Our Threatened Freedom
Is Automation A Threat? (03:56)
R.J. Rushdoony: 00:02 Is automation a threat? This is R.J. Rushdoony with a report on our threatened freedom.
R.J. Rushdoony: 00:08 A very sizeable element of American workers view automation as a threat to their jobs. One thing is clear, industry is beginning to turn to automation.
R.J. Rushdoony: 00:19 In 1981 General Motors decided to spend 200 million dollars on 800 new robots to weld car bodies at 7 plants. By 1990 General Motors expects to invest nearly 1 billion dollars in 13,000 more robots to do everything from assembling components to painting cars. Very obviously, many workers will be displaced by this automation.
R.J. Rushdoony: 00:48 Also, this automation reduces costs. Every time labor costs go up $1, 1,000 more robots become economical.
R.J. Rushdoony: 01:00 On the other hand, Japanese labor welcomes automation. In fact, by the end of 1980, almost half the worlds robots were in Japan. Giving Japan a strong edge in the worlds markets. More over, Japan is pouring money into automation research. Japanese management, and workers, are eager to see newer developments. As a matter of fact, even small businesses in Japan are using robots under a leasing program.
R.J. Rushdoony: 01:33 Why the difference between the reactions of Japanese and American workers? Why do Japanese workers welcome automation with open arms and American workers fight it?
R.J. Rushdoony: 01:46 Management clearly has an advantage in the change. First, the cost of production drops with automation. This makes the product more competitive on the world market. This fact has given Japan an edge over us. We were once the innovators in technology and now we have begun to fall seriously behind, in some areas.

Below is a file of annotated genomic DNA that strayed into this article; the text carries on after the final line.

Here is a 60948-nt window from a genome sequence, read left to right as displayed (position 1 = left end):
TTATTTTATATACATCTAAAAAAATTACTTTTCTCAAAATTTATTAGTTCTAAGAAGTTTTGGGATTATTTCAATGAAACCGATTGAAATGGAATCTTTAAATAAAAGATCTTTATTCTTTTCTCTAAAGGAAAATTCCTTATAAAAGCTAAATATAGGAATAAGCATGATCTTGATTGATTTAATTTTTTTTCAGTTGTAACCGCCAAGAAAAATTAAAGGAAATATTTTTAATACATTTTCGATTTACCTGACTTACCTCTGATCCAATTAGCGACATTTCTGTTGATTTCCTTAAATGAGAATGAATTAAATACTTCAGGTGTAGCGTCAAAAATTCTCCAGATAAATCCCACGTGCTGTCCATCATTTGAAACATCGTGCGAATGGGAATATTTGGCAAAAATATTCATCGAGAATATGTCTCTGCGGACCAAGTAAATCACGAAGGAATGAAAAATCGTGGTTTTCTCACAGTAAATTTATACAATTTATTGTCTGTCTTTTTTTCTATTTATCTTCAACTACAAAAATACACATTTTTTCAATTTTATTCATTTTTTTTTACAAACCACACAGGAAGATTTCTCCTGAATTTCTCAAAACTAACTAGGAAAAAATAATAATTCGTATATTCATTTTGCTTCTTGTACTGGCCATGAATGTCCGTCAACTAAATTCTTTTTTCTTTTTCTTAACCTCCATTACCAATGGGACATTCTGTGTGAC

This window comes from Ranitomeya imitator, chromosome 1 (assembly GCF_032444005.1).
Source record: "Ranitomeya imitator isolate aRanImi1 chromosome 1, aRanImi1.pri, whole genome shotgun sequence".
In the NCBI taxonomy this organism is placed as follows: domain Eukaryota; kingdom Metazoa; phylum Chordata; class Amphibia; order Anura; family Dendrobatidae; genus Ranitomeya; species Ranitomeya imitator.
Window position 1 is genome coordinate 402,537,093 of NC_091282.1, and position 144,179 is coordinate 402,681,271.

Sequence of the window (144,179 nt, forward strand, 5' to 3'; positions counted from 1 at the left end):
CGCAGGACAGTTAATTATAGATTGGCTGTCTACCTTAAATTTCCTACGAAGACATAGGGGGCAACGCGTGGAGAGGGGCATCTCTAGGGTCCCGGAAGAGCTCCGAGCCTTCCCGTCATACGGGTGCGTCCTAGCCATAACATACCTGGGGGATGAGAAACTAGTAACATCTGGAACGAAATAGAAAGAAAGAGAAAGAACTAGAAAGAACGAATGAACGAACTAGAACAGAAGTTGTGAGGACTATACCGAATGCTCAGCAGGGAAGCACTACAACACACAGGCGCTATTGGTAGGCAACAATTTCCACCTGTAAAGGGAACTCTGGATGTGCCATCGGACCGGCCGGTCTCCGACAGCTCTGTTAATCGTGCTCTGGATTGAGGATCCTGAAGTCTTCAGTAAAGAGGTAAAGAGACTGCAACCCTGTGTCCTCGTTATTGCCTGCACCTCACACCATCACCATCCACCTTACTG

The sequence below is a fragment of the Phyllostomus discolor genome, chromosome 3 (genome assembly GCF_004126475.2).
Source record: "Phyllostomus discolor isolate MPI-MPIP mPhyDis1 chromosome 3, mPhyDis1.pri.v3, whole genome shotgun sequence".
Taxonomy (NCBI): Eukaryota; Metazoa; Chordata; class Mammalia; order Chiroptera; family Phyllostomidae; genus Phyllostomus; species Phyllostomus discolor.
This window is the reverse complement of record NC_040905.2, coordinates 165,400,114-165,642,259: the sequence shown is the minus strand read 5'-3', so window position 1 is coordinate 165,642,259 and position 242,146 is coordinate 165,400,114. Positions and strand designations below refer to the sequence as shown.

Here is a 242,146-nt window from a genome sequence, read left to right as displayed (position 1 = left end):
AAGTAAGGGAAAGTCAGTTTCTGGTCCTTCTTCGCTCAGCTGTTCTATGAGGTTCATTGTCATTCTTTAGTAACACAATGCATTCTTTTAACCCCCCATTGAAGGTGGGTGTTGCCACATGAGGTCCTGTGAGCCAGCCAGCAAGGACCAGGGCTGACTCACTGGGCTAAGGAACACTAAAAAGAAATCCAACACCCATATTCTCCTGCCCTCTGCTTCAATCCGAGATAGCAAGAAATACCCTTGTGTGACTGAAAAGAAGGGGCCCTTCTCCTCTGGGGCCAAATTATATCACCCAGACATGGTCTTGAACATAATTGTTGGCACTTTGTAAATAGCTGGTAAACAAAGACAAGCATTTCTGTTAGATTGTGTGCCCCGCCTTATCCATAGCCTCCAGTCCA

R.J. Rushdoony: 02:08 Second, with robots, there is a quality improvement. Fewer mistakes, no tardiness on the job, around the clock work, no strikes and fewer industrial accidents.
R.J. Rushdoony: 02:24 The Japanese worker welcomes automation because he is assured of job security and is simply retrained for another kind of task.
R.J. Rushdoony: 02:34 There are many who point out that, in the long run, more automation will create more jobs. When automobiles replaced the horse and buggy, many jobs were lost but many more were created. Technology provides more goods for the same money, and thus, increases the purchasing power of all of us.
R.J. Rushdoony: 02:54 During the process of change over, however, things can be very rough for the workers. Unless, as with the Japanese, management works to make the transition easier for all.
R.J. Rushdoony: 03:08 One way or another, more automation is on the way. The United States is lagging instead of leading. It must catch up quickly or jobs will be lost because we are not competitive. In the process, American management should show the same concern for it’s workers that Japanese industry does. American workers, instead of fighting automation, need to ask management to show as much cooperation as Japanese industry does. Thus to work for the enhanced productivity of their own goods.
R.J. Rushdoony: 03:44 Fighting advancement is a losing proposition. It is a threat to jobs and to freedom.
R.J. Rushdoony: 03:51 This has been R.J. Rushdoony with a report on our threatened freedom.
Learn more about R.J. Rushdoony by visiting: https://chalcedon.edu/founder